06/11/2012 - 10/11/2012
Rabbit Hole is a vivid, hopeful, honest and unexpectedly witty portrait of a family searching for what remains possible in the most impossible of all situations.
Becca and Howie exist in the wake of a shocking, sudden loss. Becca finds pain in the familiar while Howie finds comfort. The shifts come in abrupt, unforeseen moments. As off track as they are, they find their way to a life that still holds the potential for beauty, laughter and happiness.
An intimate glimpse into two people learning to re-engage with each other and a world that has been tilted off its axis.
Rabbit Hole is as poignant as a love letter.
“GRADE: A! A transcendent and deeply affecting new play, which shifts perfectly from hilarity to grief.” – Entertainment Weekly
“You feel vaguely guilty for laughing, even as your laughter relieves you…This is one smart play.” – Philadelphia Inquirer
Playhouse, Gallagher Academy of Performing Arts, Hamilton
November 6th – 10th, 7.30pm
For more info, please visit: www.carvinginice.co.nz
Rabbit Hole features:
Viv Aitken, Nick Clothier, Stephanie Christian, Fiona Sneyd, Philip Garrity, Conor Maxwell
Touching and uplifting
Review by Gail Pittaway 08th Nov 2012
David Lindsay-Abaire’s Pulitzer Prize winning play brilliantly depicts a family group still in a state of crisis well after the traumatic events of the loss of a loved one.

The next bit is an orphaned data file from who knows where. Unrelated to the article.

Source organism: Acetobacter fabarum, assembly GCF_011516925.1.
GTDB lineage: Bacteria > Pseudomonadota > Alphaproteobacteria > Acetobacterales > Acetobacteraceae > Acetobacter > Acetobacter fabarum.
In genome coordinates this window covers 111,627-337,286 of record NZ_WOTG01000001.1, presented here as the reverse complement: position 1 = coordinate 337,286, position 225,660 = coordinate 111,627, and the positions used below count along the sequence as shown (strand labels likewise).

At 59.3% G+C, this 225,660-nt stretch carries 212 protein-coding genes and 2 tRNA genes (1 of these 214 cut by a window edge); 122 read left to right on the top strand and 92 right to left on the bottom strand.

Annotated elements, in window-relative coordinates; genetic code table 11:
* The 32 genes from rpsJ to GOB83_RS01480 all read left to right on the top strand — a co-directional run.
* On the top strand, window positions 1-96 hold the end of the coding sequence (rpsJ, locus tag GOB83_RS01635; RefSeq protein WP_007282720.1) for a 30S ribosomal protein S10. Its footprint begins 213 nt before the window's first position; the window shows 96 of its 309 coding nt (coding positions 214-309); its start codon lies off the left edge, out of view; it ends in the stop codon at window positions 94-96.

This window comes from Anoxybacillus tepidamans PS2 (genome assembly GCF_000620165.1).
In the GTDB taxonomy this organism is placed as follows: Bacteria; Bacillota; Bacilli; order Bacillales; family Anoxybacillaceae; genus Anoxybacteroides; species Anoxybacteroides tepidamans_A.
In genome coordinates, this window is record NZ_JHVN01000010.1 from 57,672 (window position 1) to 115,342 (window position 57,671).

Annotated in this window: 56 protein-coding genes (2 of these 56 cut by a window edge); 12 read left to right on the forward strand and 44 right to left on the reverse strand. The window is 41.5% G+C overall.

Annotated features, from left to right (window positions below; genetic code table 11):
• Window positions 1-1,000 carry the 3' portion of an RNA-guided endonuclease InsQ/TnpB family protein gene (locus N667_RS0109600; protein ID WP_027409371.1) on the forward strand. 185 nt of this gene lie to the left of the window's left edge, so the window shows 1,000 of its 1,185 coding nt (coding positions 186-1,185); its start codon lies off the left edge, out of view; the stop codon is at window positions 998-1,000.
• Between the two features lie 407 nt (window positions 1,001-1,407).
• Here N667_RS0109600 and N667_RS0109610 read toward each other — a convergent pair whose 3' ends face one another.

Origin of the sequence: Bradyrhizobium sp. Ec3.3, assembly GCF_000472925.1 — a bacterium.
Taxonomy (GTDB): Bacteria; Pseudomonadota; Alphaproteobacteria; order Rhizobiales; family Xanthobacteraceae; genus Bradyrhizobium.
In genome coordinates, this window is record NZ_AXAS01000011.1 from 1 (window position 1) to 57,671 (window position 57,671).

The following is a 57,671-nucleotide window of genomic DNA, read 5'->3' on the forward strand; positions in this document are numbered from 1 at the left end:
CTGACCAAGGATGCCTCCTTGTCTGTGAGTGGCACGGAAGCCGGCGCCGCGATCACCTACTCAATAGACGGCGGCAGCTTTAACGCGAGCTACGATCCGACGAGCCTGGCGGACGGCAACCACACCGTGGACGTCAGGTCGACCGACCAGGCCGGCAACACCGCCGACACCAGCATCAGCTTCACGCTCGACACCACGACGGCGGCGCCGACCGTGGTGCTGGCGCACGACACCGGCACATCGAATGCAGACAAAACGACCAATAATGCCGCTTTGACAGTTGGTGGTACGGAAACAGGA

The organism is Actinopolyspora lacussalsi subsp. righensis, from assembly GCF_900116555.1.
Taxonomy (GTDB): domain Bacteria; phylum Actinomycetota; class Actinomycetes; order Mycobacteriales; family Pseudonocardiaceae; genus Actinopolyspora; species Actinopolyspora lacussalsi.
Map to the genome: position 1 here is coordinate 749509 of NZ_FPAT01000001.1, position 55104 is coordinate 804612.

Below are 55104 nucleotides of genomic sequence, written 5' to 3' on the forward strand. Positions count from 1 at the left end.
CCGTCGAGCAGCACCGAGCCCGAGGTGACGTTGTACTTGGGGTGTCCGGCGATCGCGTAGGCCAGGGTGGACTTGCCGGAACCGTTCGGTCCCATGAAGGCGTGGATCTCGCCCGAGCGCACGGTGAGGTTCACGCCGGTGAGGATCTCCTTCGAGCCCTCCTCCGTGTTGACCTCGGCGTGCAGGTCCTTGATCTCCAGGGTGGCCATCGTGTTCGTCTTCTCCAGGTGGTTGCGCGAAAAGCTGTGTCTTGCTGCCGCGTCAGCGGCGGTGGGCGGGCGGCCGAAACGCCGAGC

A married couple, Howie and Becca, have grieved in such different ways over the accidental death of their very young son that they have become estranged from each other. Becca’s grief imprisons her in ways that even her mother and sister consider odd; she does not weep but goes through motions in a meaningless orbit of chores and cannot break through the drone-like horror of her sadness.
This is not an easy play to watch and an even more difficult one to stage, yet the movement through the labyrinth of loss is ultimately inspiring.
Viv Aitken gives a tense, serious reading to this part, with convincing effect. Her emotional containment is palpable and the impact on those around her unavoidable.
Nick Clothier’s Howie is warm, sincere, puzzled. Both have moments of emotional eruption they manage superbly. It’s a dignified and focused piece of collaboration.
Despite the subject matter, however, there are unexpectedly funny moments between these two when flashes of their wit and intimacy flare up, or from their encounters with the two other important characters, sister Izzy and mother, Nat.
Fiona Sneyd is charmingly whimsical as Nat; illogical, given to random pronouncements and utterings on irrelevant subjects such as Kennedy family secrets, food and manners, reminding us that the play’s original setting is in the USA. She too has lost a son, Arthur, although he was 30 and died of a drug overdose, unlike her grandson. Her insistence on having her own grief acknowledged is one of the recurring motifs of the dialogue: Becca wants to be the only person who has lost a loved one; the fact is, she is not.
One of the finest scenes in a production full of great moments, is when Becca and Nat tidy away the toys from Daniel’s room. Whilst they are musing upon his children’s books and some of the mad toys that will go into storage or to other homes, Nat explains how, even though the stone in the pocket that is grief doesn’t go away and you always carry it, it becomes fine, okay.